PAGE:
What Sarajevo means for Europe, 100 years later

Cornelius Adebahr warns that the EU must tread carefully as it seeks to continue its enlargement process

27/06/2014 | by Cornelius Adebahr

Global Policy, June 26, 2014

Category: Enlargement Process, Bosnia-Herzegovina

1914 is far away in a country with enough current problems of its own – from social unrest to political deadlock to the recent floods. Unlike then, when the assassination of the heir to the throne of the Austro-Hungarian Empire set off the first World War, today there is no similar bone of contention between Belgrade and Vienna.

While the capital of Bosnia-Herzegovina receives friendly investments from Turkey, Saudi-Arabia and other Gulf states, it is more of a pain in the neck of policymakers from Brussels to Berlin. The only invasion of sorts that could be registered during a recent visit there are government officials – especially from France – that help preparing the festivities of the centenaire.

Nearly two decades after the 1995 Dayton Agreement ended the first set of wars in former Yugoslavia, the Bosnian state remains dysfunctional. Political power is interwoven with local and international criminal networks, and there is no uniting Bosnian identity next to residual Croat and Serbian allegiances. 80% of its youth would leave the country if they could. This situation contrasts in especially stark terms with neighbouring Croatia, a country that also suffered from war during the first half of the 1990s but last year succeeded in its application for EU membership. The comparison is equally striking when thinking of Western Europe in the mid-1960s, roughly twenty years after the even more devastating Second World War had ended. Former enemies such as France and Germany had already co-founded the European Communities, working together to rebuild the continent. Nothing of that sort is visible in the Western Balkans, where each country is focused on its individual progress to what is now the European Union.

What is more, the EU – very often as short hand for the broader ‘international community’ – is put in an all-powerful position, being regarded as saviour and scapegoat at once. Nothing comes about, the accepted wisdom goes, without the EU pushing (hard) for results – witness the success of the Serbia-Kosovo talks which needed constant pressure to advance. At the same time, Europeans would surely like to see more local ownership but are loath to really let go the reins lest things worsen beyond the point of quick repair.

More concretely, it is the lack of any (organised) civil society worthy its name that has been identified as Bosnia-Herzegovina’s most crucial problem. Twenty years of political guidance and economic assistance have not overcome this deficiency, or indeed even contributed to it, as some would argue: How should politicians and citizens alike behave responsibly when there is always someone else to blame for one’s ills? This highly imperfect arrangement leaves national elites largely unaccountable, and has the ‘internationals’ eternally hope for a better government after the next elections. So far, these hopes have regularly been disappointed, and the upcoming polls in October are likely to make no difference either.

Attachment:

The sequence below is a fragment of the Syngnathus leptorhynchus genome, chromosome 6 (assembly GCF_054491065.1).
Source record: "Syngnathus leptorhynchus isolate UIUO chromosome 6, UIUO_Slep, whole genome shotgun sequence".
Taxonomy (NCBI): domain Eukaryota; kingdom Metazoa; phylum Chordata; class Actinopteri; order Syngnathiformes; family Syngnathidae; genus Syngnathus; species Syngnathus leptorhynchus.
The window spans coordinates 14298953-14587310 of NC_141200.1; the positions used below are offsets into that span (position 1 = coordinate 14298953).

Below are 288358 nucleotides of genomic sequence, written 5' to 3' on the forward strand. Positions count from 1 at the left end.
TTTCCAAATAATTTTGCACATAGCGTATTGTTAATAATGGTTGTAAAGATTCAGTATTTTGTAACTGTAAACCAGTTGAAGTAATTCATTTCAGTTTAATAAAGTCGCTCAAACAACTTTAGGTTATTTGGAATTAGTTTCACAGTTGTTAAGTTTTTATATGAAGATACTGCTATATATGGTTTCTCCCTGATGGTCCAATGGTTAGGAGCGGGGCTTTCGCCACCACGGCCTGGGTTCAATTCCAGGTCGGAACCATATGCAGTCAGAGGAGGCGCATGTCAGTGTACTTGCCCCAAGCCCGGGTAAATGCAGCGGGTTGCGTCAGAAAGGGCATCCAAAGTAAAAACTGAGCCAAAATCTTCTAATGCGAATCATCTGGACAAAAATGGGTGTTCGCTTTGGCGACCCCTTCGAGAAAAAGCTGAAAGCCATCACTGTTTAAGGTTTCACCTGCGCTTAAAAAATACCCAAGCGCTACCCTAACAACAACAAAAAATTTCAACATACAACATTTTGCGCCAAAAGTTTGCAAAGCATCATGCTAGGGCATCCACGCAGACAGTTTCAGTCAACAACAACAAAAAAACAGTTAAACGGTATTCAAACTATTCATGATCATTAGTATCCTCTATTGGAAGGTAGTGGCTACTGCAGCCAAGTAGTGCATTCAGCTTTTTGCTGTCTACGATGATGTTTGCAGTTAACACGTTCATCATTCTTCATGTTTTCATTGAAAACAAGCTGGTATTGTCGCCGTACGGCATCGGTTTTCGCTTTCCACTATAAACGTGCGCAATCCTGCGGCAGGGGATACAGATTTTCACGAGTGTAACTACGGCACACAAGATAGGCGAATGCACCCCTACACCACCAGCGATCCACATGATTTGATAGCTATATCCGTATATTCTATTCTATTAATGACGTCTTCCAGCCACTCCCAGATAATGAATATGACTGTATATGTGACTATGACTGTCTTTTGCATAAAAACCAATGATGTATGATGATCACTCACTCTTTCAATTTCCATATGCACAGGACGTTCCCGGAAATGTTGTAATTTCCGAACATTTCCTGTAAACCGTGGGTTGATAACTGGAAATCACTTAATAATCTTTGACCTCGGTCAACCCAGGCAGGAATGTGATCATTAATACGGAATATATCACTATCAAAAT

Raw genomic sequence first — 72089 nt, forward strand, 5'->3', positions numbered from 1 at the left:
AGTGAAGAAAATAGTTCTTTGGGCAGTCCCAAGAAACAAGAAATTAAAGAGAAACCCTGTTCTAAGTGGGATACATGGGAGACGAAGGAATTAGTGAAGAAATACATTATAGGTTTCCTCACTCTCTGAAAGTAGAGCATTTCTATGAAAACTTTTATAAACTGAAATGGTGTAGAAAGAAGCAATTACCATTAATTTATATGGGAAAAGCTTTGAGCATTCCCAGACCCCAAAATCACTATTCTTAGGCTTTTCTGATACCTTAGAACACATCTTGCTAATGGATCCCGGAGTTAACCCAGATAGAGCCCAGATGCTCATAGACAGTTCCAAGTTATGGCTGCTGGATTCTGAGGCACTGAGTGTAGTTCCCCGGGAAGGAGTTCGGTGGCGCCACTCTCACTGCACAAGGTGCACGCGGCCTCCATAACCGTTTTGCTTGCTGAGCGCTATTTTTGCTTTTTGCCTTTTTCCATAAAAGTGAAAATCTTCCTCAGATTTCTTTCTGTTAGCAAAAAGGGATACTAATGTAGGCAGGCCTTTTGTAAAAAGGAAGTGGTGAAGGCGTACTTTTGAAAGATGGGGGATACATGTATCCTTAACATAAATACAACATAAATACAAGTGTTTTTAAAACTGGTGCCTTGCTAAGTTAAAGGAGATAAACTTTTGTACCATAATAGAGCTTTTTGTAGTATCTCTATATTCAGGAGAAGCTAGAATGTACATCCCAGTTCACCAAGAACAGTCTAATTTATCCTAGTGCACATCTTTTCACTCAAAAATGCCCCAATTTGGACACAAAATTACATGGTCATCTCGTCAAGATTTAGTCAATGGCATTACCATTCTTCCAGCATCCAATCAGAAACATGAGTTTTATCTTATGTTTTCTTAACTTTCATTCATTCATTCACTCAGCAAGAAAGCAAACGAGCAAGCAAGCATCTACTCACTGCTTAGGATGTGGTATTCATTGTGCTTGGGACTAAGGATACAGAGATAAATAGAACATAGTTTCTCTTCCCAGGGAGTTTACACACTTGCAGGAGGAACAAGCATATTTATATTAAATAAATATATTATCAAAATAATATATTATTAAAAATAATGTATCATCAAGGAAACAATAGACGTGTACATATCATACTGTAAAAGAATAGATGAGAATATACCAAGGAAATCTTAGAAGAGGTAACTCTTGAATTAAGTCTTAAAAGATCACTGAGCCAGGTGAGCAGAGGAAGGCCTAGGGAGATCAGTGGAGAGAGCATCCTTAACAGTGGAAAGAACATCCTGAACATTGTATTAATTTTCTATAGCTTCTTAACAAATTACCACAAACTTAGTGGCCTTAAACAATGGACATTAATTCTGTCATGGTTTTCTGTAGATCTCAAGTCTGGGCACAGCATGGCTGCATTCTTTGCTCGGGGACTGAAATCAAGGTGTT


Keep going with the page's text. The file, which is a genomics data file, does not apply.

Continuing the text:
To make things worse, if there is a general ‘enlargement fatigue’ in the EU, then there is also an acute ‘Bosnia fed-up’ among Westerners who actually care about the country. They miss the will of the people to take matters from them into their own hands. The few Bosnians who would do just that, in contrast, are frustrated by their fellow citizens’ apathy who keep electing the same set of incompetent and corrupt politicians as well as by Western politicians’ lack of a strategy for how to deal with Bosnia.

This points to the crux of the matter from an EU’s point of view: While the long-term perspective on how it has stabilised the Western Balkans is likely to be positive (especially compared to other crisis regions in the world), it has become obvious that its enlargement policy – and by extension also its neighbourhood policy – is insufficient to deal with the challenges it faces. Indeed, more than ten years of a formal ‘association process’ with the countries have shown that it is mainly a fair weather policy apt for functioning states with a clear reform commitment. That’s why only Croatia has so far managed to join the club, while others are held back by disputes over their constitutional order (Bosnia-Herzegovina), their very name (Macedonia), or their international status (Kosovo). The EU still lacks a policy to overcome hard interests conflicts that cannot be wished away simply by the granting or withholding of economic benefits.

Still, Sarajevo today is not the city from 100 years ago. These days, Slovyansk in Eastern Ukraine risks more to provide the spark for a continent-wide conflict than the sleepy city surrounded by skiable mountains. The EU would do well to develop the tools to deal with all kinds of threats in its immediate neighbourhood, be it latent deterioration or violent disintegration.

 
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